water

The Center SF

The Army Corps of Engineers has ordered thousands of demonstrators near the Standing Rock Sioux Nation to leave by Monday. They’ve been camped on federal land for months, trying to stop a massive oil pipeline project they believe will contaminate water sources and destroy sacred sites. Most of these “Water Protectors” are members of Native American tribes. And they believe the federal government and the mainstream media don’t understand the true purpose of their mission: that water has deep cultural and spiritual significance to indigenous people. In this audio postcard, we bring you the voices of two Arizonans who went to Standing Rock to protect the water they believe embodies life itself.


Andrew Cullen/Reuters

The president of the Navajo Nation wants the Obama administration to end construction of the 1,200-mile Dakota Access Pipeline. Russell Begaye says the law enforcement response to demonstrators opposed to the project puts the lives of Native Americans at risk. Arizona Public Radio’s Ryan Heinsius reports.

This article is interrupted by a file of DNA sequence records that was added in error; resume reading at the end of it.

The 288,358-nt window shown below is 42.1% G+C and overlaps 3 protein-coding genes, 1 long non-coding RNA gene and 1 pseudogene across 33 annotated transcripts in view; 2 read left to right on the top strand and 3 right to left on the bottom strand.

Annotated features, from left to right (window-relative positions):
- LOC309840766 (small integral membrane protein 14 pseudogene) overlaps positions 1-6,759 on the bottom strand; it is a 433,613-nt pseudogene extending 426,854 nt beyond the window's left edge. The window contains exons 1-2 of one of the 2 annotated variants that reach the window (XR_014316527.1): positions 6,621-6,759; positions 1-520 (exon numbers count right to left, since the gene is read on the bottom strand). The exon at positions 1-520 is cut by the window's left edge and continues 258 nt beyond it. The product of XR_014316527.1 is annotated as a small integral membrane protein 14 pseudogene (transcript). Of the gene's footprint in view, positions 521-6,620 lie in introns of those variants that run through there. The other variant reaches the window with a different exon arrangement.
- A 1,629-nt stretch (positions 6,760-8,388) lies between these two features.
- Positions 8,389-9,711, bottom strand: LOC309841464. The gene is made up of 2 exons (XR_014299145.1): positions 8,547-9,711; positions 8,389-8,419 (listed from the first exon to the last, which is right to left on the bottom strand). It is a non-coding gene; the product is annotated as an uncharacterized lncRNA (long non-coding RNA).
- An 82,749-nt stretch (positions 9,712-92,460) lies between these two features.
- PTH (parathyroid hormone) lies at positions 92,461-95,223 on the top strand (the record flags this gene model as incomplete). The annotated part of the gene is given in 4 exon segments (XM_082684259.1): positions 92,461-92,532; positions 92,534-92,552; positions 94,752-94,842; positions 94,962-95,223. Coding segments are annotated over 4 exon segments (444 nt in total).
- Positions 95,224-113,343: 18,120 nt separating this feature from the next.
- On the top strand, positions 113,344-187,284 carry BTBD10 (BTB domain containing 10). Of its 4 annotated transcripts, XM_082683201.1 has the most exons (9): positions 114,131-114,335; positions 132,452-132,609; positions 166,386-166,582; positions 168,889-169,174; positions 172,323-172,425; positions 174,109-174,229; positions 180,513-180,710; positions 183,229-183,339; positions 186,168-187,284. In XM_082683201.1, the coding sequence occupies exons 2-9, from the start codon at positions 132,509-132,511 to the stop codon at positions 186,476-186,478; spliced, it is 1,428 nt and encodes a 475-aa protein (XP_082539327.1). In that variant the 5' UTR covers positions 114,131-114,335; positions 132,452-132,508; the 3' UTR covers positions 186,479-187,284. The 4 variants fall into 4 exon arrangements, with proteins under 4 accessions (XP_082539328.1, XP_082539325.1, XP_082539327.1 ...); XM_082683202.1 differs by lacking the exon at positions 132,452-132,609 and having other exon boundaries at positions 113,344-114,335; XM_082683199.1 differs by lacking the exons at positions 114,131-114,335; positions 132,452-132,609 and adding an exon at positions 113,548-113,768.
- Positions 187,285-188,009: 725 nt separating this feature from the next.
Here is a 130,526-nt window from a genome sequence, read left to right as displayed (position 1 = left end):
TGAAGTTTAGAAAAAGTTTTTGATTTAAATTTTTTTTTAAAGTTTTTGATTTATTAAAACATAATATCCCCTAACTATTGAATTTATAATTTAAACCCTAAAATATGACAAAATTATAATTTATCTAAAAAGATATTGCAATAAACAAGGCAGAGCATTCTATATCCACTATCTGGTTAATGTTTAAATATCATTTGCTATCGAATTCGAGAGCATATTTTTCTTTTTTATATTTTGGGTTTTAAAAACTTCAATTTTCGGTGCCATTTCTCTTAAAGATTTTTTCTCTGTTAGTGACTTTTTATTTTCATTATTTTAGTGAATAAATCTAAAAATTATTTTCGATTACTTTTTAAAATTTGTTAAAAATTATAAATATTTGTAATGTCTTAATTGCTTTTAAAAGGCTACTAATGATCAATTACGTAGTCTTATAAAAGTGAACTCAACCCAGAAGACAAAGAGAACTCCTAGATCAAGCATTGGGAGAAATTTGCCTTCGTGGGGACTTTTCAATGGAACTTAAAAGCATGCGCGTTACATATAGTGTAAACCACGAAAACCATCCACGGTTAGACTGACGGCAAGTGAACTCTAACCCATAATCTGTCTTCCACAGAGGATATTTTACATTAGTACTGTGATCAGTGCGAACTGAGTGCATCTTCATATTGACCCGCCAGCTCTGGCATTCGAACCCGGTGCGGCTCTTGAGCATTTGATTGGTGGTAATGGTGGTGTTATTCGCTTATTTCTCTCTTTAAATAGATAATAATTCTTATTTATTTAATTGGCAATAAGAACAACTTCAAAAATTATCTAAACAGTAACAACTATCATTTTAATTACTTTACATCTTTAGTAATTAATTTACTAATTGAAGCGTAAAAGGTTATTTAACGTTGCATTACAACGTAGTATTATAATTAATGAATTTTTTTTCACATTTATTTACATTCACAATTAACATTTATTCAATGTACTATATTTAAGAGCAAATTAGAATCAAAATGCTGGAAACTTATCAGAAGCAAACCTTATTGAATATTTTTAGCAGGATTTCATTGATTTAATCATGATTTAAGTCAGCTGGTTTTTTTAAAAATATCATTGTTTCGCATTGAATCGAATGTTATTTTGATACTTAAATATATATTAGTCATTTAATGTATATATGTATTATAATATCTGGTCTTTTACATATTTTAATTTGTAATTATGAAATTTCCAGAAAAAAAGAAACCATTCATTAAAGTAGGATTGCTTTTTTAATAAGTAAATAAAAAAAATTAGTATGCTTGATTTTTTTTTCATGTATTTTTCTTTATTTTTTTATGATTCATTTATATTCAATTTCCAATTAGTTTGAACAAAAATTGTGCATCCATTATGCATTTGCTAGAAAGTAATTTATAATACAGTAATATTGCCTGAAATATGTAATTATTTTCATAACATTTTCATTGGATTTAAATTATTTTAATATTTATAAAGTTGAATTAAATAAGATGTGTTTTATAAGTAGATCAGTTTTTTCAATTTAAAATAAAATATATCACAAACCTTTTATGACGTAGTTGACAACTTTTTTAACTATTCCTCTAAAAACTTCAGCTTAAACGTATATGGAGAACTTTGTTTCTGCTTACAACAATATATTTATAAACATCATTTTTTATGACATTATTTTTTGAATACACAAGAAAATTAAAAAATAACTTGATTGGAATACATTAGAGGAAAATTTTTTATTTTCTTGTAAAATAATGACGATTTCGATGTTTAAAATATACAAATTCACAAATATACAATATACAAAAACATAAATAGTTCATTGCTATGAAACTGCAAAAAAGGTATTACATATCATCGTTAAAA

USBR

An experimental release of water begins today at Glen Canyon Dam. The artificial flood will rebuild sandbars and improve wildlife habitat on the Colorado River.


AIRPANO.COM

A university research group says the next president will have to act fast to help the Colorado River continue serving millions of city-dwellers, farmers, Indian tribes and recreational users in the U.S. Southwest.

US Bureau of Reclamation

The federal Bureau of Reclamation in early November will again increase flows of Colorado River water through the Grand Canyon.

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